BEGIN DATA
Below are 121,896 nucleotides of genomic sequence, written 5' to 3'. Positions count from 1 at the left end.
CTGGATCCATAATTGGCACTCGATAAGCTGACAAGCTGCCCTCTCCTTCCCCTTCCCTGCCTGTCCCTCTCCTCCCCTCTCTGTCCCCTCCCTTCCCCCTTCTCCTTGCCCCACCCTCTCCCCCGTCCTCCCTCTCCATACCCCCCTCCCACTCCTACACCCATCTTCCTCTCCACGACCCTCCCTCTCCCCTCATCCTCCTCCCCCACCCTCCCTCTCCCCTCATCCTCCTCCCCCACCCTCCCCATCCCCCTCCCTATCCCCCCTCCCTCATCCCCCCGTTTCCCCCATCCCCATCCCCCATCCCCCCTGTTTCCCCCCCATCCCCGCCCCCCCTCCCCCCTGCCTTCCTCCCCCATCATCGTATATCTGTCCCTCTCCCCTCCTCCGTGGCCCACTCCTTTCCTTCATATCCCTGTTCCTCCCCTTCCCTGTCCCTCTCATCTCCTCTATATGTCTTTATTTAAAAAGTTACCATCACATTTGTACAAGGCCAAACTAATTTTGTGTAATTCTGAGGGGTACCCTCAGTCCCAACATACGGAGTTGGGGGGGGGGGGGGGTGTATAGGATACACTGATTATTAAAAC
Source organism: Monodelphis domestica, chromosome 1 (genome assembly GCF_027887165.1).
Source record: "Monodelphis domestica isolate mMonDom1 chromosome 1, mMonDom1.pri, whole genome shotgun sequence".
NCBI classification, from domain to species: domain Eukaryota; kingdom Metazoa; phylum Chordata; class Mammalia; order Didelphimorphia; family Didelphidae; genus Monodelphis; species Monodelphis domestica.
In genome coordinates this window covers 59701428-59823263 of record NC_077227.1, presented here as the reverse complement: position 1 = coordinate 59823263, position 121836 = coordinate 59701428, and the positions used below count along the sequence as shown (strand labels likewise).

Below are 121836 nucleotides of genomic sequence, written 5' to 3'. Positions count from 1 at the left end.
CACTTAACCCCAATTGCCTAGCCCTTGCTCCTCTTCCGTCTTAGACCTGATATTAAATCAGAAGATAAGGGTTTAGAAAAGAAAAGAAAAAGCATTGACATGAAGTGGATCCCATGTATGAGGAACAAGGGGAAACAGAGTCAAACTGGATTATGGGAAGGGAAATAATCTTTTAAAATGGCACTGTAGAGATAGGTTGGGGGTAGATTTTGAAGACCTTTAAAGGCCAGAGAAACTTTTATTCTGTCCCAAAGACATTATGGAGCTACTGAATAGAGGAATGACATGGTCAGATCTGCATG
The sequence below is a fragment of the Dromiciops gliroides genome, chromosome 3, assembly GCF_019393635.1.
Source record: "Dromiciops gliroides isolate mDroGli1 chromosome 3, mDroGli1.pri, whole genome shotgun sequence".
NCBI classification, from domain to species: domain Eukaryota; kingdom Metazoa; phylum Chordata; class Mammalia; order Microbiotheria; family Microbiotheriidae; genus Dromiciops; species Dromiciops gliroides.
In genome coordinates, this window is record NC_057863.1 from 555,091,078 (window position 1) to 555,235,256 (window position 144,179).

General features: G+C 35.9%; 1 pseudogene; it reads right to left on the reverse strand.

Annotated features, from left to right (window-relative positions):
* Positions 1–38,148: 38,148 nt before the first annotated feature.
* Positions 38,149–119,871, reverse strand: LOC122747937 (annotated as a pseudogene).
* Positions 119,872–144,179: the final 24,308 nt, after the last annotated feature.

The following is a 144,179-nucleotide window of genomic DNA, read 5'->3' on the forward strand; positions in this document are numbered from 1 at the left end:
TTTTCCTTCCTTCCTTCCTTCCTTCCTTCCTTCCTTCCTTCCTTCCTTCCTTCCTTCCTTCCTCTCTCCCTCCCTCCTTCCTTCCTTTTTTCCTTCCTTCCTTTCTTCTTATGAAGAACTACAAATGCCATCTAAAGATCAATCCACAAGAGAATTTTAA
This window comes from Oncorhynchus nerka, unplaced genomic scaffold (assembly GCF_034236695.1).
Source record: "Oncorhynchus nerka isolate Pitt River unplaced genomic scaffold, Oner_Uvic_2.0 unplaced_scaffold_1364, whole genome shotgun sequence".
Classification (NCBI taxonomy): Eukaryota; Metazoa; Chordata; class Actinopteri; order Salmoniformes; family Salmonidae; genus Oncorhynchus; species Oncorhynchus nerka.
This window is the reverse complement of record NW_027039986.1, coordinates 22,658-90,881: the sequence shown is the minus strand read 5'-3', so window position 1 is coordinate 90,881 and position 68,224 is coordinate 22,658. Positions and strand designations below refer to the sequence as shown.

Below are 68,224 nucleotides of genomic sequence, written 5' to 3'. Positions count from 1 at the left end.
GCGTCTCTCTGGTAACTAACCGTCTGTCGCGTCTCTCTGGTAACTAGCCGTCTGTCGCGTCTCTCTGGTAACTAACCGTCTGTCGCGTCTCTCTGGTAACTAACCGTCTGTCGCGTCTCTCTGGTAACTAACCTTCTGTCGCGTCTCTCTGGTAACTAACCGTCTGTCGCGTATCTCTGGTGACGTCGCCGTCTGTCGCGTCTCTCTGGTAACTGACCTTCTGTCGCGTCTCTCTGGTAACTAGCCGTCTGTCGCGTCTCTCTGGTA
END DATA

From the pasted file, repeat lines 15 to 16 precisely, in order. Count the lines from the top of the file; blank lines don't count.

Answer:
* Positions 1–38,148: 38,148 nt before the first annotated feature.
* Positions 38,149–119,871, reverse strand: LOC122747937 (annotated as a pseudogene).